One of the things I’ve come to understand is that, when you’re single, hating your body is more or less a victimless crime, if you don’t count yourself. When you get into a relationship, however, it becomes a constant referendum on the tastes and judgment of the person who loves you.

The other problem was that, the more that I poke at myself, the more Brian pokes at himself as well. While he is objectively not a very big person, he’s succumed a little bit to the 10 to 15 pounds everyone gains when they are happy and in love. But one morning, I saw him looking at himself in the mirror, grabbing the small pudge from his stomach, and agonizing about how much he felt it made him into a terrible person.

“That’s ridiculous,” I said. Because it so obviously was — he was trying to grab handfuls of his tummy for emphasis, but was struggling to even get one hand full.

“No, it isn’t,” he shot back, in that angry, desperate tone of voice I have so often used. “I am just a fat person, now.”

No, you’re not, I thought, and I wondered how many times Brian had felt like this: frustrated, annoyed, and helpless as he watched me tear down a thing he loved.

The thing that I have struggled the most with understanding is that, just like I am not just a fat girl, Brian is not just someone who likes fat girls. He is someone who has made it through this life, one that is inundated with social mores about what is OK and not OK in terms of physical attraction, and he is unmoved by any of it. How he handles this attraction is actually one of the most attractive things about him. He knows that his is not a popular opinion, and wastes no time caring about that fact.

I wish I could say that I am 100% OK with myself. I still do the thing where, when people compliment pictures of myself that I hate, I will wonder just how bad I look in all the other photos they aren’t complimenting.

But I do little things. When a couple of co-workers and I published this post about “one size fits all” clothing last December, I was terrified at the types of things people would say about my body. But when people were so overwhelmingly positive toward me, it reminded me of how important it is not to be your own biggest censor. I let myself believe the nice things people said.

Two years ago, I didn’t even realize they made bikinis in a size 18 — turns out that they do. Lots of cute ones. And this year, I intend to buy one, and wear it to the beach. And I will enjoy that no one will be able to complain to me about my belly fat (without looking like a crazy person). I will enjoy how excited that makes Brian, to see me happy in my own skin. I will let him enjoy the thing he loves without tearing it down. But more importantly, I will work to earn love from me, who is the person who will always play the hardest to get. I will flirt as hard as I can, and I will win myself back.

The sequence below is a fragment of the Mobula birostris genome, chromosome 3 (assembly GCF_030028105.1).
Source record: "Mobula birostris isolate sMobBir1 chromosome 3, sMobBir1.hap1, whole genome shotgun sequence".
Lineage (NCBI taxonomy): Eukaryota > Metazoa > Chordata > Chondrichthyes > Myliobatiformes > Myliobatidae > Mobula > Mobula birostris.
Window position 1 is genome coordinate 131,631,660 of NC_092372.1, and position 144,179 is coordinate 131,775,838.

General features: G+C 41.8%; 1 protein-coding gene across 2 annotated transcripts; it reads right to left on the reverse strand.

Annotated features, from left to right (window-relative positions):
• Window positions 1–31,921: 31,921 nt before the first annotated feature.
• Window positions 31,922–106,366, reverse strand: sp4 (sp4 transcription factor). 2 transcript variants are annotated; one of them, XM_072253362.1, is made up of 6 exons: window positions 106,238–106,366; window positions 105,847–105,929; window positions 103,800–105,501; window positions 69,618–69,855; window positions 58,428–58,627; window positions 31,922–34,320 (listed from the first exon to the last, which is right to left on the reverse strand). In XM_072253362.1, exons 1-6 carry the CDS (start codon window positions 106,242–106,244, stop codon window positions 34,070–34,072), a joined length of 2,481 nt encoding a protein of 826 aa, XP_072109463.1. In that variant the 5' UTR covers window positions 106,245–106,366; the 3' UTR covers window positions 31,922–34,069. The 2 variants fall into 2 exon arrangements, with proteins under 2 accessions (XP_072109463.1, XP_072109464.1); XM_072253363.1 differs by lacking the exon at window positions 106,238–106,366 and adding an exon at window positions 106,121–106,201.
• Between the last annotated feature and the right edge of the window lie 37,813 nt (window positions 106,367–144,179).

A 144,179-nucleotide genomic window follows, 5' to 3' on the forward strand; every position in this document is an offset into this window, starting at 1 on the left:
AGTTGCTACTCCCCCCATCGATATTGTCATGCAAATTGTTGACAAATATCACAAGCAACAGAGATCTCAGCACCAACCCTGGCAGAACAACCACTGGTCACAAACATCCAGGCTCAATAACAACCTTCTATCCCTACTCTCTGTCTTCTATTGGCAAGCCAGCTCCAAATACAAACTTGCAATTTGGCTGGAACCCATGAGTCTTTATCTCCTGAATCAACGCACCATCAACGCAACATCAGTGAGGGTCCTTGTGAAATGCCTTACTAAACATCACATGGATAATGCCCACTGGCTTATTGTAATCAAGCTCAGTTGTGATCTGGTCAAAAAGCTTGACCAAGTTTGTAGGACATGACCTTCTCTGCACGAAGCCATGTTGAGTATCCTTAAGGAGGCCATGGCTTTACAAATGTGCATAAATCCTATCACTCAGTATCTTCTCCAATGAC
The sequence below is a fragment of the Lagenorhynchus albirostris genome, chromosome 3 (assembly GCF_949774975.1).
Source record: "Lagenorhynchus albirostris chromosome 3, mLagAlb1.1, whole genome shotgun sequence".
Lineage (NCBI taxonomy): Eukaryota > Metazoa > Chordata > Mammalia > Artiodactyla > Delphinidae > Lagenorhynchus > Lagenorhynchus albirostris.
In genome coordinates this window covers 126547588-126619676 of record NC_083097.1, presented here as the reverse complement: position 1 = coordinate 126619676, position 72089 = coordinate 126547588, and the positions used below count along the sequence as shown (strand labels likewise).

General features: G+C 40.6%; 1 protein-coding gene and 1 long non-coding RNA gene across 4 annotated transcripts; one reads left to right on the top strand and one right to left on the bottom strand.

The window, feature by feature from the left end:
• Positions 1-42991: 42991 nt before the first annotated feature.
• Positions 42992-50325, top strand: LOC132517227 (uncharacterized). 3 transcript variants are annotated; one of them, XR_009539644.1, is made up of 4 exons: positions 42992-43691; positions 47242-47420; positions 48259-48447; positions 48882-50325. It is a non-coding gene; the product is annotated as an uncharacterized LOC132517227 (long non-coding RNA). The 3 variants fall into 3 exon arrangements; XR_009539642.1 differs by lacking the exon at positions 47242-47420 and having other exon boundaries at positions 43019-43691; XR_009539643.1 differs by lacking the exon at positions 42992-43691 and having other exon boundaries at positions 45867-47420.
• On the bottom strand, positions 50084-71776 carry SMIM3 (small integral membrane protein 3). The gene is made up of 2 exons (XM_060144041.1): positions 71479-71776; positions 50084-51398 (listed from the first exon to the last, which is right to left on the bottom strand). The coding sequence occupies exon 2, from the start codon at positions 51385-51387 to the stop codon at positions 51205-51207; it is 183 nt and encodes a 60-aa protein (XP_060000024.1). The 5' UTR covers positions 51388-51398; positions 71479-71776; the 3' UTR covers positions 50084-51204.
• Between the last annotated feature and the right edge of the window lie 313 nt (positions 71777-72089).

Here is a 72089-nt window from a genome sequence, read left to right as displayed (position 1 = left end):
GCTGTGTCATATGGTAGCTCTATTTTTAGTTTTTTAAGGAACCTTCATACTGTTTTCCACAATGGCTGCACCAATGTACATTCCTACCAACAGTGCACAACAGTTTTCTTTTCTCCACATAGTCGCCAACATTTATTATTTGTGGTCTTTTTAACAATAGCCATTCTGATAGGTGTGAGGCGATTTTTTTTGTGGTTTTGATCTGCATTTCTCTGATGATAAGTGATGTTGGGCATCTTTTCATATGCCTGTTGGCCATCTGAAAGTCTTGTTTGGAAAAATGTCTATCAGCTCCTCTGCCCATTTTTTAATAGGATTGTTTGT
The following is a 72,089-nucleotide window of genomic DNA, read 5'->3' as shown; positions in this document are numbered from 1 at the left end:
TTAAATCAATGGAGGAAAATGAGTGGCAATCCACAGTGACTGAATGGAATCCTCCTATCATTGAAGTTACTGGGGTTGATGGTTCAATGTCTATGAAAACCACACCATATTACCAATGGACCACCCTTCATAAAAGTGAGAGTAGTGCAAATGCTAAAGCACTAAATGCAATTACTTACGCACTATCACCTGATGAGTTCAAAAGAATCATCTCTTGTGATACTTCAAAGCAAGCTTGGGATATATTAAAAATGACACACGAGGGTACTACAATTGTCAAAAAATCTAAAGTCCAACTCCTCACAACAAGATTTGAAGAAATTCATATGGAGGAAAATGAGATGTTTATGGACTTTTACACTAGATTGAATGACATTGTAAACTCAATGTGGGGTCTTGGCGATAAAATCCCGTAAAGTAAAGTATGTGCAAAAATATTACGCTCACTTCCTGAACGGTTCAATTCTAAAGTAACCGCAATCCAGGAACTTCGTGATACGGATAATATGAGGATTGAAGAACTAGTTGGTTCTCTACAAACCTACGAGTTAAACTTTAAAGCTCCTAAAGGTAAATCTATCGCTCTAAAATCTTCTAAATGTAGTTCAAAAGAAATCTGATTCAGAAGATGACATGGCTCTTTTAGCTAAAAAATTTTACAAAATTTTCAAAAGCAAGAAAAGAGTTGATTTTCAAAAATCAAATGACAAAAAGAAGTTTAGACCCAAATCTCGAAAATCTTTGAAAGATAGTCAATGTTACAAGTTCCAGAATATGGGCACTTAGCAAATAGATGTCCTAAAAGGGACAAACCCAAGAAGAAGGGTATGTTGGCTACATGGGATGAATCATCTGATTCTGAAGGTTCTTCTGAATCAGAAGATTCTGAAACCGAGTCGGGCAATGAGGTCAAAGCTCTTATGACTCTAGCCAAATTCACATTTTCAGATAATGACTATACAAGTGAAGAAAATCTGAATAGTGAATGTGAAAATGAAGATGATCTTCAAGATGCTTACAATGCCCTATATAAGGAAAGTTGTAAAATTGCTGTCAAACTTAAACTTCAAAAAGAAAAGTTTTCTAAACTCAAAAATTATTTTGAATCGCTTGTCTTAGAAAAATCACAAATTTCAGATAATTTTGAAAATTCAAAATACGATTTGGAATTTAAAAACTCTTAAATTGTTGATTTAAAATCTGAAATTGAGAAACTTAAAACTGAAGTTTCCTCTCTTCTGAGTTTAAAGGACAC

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This New Jersey Farm Is Using Cloth And LED Lighting To Grow The Freshest Veggies

You may have heard of corn that will be knee-high by the fourth of July, but this New Jersey farm has greater expectations. AeroFarms, located in Newark, New Jersey, is in the process of redefining agriculture.

The basis of AeroFarms is to bring fresh and healthy fruits and vegetables to cities that might not have the agricultural means for traditional farming. These farms tower over 30 feet high and specialize in aeroponic technology. To put that in less scientific terms, these fruits and veggies don’t require soil to grow, and they use significantly less water than traditional farms and gardens.

Could this change the face of farming as we know it? Check out the video below to learn more.

The world is rapidly changing, and our practices have to change along with it if we want to strengthen and protect the planet that gives us so much.

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Cross-Country Team Went For Their Morning Run…With Some Adorable Companions

It’s a rare treat for many rescue dogs to get to run around and play with other pooches…or even interact with humans. Most of the time, they’re kept in small, cramped kennels while they await their forever family’s arrival.

But that doesn’t mean the dogs don’t need — and crave — attention from the outside world. Not only does it help them to become properly socialized, it also ensures that the dogs are healthy thanks to the much-needed exercise.

That’s why what the St. Joseph High School Cross-Country team did for a bunch of shelter dogs is especially sweet. They go out on frequent morning runs…but just the other day, they decided to bring some new friends along for the fun.

First, they went to the Santa Barbara County Animal Shelter to pair each runner with an adoptable dog!

Then they were off for a few miles of running near the shelter!

Clearly, not all of them are in peak shape, but that’s what makes this so sweet! They’re all so happy to be outside, even if they can’t keep up with the athletic joggers.